CHINA / SOCIETY
Leading expert behind Wuhan's virus fight awarded 2021 Sasakawa Prize by WHO, calls it 'great recognition of Chinese community health workers'
Published: May 30, 2021 09:54 PM
Wu Hao supervises epidemic prevention and control in Shijiazhuang, Hebei in January. Photo: Fangzhuang Community Health Service Center

Wu Hao supervises epidemic prevention and control in Shijiazhuang, Hebei in January. Photo: Fangzhuang Community Health Service Center


Wu Hao, head of a community health service center in Beijing and leading expert in community-level disease control during the early fight against COVID-19 in Wuhan, Central China's Hubei Province was recently awarded the 2021 Sasakawa Prize by the WHO during the World Health Assembly in Geneva, Switzerland.

"This is a great inspiration for me, my team. More importantly, it is a great recognition of Chinese community health workers," Wu told the Global Times on Sunday. 

"Dr Wu has devoted his career to improving community health and integrating the use of technology to ensure more people can access care close to home," said the WHO in a tweet on Friday. A statuette and a sum of $30,000 will be awarded, according to the WHO website. 

Wu, head of the Fangzhuang Health Service Center in Fengtai district, attributed the award to his team, which has spared no efforts in helping people in rural areas access basic medical treatment. 

Photo: Screenshot of WHO's tweet

Photo: Screenshot of WHO's tweet


 
The Sasakawa Prize was established in 1984. Wu is the third Chinese person to win the prize, after Dr. Niu Dongping in 1989 and Dr. Du Xueping in 2010.

One of their distinguished accomplishments is using artificial intelligence (AI) technology to help doctors in villages, counties and residential communities to better diagnose diseases and keep in touch with their patients.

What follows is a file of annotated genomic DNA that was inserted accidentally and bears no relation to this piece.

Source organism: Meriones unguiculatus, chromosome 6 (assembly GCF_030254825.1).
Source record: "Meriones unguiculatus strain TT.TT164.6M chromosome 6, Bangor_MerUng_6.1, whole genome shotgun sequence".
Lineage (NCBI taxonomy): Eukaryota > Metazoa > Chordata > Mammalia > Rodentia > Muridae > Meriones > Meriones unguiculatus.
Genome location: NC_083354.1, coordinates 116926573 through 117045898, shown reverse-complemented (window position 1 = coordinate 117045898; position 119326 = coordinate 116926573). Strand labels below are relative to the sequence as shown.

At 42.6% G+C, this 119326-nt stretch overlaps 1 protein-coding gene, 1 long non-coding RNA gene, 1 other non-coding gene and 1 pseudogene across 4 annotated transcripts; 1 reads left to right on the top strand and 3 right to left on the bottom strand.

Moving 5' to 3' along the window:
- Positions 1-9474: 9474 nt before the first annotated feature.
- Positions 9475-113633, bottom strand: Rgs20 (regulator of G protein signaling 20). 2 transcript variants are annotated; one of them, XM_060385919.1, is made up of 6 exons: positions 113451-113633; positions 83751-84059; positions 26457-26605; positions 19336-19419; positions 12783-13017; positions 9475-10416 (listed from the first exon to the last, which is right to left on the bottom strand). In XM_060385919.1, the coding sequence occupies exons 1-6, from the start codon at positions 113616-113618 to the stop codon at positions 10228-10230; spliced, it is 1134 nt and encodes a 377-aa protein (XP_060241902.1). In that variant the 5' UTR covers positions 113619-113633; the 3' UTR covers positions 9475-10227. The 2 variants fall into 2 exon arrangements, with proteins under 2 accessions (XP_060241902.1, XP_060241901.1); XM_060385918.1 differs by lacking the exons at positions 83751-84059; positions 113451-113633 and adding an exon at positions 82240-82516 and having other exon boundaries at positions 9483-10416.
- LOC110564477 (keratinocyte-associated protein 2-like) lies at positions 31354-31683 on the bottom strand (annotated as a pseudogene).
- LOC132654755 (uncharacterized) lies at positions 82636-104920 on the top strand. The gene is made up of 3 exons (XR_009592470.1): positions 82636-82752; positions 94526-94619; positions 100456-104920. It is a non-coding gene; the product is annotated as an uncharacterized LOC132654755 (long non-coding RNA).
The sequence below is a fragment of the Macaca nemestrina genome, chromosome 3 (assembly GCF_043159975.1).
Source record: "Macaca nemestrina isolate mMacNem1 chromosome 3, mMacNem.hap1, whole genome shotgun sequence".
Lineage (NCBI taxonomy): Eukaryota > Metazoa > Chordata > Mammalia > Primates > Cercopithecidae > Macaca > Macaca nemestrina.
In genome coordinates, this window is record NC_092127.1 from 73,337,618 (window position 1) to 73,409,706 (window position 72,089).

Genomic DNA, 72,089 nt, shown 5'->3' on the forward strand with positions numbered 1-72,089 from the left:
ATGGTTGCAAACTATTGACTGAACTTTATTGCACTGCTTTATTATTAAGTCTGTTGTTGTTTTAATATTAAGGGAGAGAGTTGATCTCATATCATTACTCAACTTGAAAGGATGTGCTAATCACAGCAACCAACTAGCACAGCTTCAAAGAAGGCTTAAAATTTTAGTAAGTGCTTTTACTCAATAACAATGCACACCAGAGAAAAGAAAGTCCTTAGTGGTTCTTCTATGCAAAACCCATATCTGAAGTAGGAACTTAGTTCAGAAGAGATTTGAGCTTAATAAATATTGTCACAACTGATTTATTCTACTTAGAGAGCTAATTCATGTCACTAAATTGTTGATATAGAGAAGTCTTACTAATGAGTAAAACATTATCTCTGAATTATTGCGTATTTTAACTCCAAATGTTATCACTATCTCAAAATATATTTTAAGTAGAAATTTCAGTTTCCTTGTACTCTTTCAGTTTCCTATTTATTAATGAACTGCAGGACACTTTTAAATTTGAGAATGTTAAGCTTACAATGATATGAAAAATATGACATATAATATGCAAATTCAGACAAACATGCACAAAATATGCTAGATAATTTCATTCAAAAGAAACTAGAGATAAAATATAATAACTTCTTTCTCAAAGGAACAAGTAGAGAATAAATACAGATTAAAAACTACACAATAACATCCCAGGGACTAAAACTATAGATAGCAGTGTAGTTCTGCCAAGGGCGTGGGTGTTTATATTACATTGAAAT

The AI technology he mentioned is a "smart system" that integrates elements like electronic patient health records, feedback from wearable devices that measure vital information such as blood pressure and the use of mobile apps and text messaging and links up other relevant institutions for referrals.

This enables doctors to remotely assess and monitor patients, rank patient conditions, flag priority patients and send reminders and relevant information.

According to the WHO, in the 11 years that Wu has headed the center, its outpatient volume has soared from fewer than 110,000 to 440,000 today. The center, which has just 25 general practitioners and a team of nurses, has transformed the way community health is practiced in the capital region, especially in the management of chronic diseases like hypertension and diabetes.

Photo: Screenshot of Tedros Adhanom Ghebreyesus's tweet

Photo: Screenshot of Tedros Adhanom Ghebreyesus's tweet


Wu also pioneered an intelligent family physician-optimized collaborative concept, an integrated human-centered and information technology-based service for family physicians. His community health service institution was the first to be set up in Beijing.

Wu is known to many people for his contribution during the battle against COVID-19 epidemic in Wuhan in its early days.

In the month after his arrival in Wuhan on the night of February 6, he led his team to visit 258 streets, 485 communities and 136 community health service centers in Wuhan, and submitted nearly 1,000 suggestions on community prevention and control.

"The problems were that local communities did not lock down, their daily waste was not treated in a scientific way, the control measures were not reasonable and the investigation was not complete," Wu said. 

Wu was also listed as one of the 1,499 role models in the country's fight against the epidemic on September 8, 2020.


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